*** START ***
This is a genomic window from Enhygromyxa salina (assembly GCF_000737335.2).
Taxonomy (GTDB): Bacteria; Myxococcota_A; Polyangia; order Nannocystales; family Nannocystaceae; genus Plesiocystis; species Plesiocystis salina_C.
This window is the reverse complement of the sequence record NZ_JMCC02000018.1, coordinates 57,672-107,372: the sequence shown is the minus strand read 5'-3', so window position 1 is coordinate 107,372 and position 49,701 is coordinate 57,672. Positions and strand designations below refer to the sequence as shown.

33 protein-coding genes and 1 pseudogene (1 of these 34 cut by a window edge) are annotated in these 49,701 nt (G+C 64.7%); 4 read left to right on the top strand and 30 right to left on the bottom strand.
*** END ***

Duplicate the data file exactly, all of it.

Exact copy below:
This is a genomic window from Enhygromyxa salina (assembly GCF_000737335.2).
Taxonomy (GTDB): Bacteria; Myxococcota_A; Polyangia; order Nannocystales; family Nannocystaceae; genus Plesiocystis; species Plesiocystis salina_C.
This window is the reverse complement of the sequence record NZ_JMCC02000018.1, coordinates 57,672-107,372: the sequence shown is the minus strand read 5'-3', so window position 1 is coordinate 107,372 and position 49,701 is coordinate 57,672. Positions and strand designations below refer to the sequence as shown.

33 protein-coding genes and 1 pseudogene (1 of these 34 cut by a window edge) are annotated in these 49,701 nt (G+C 64.7%); 4 read left to right on the top strand and 30 right to left on the bottom strand.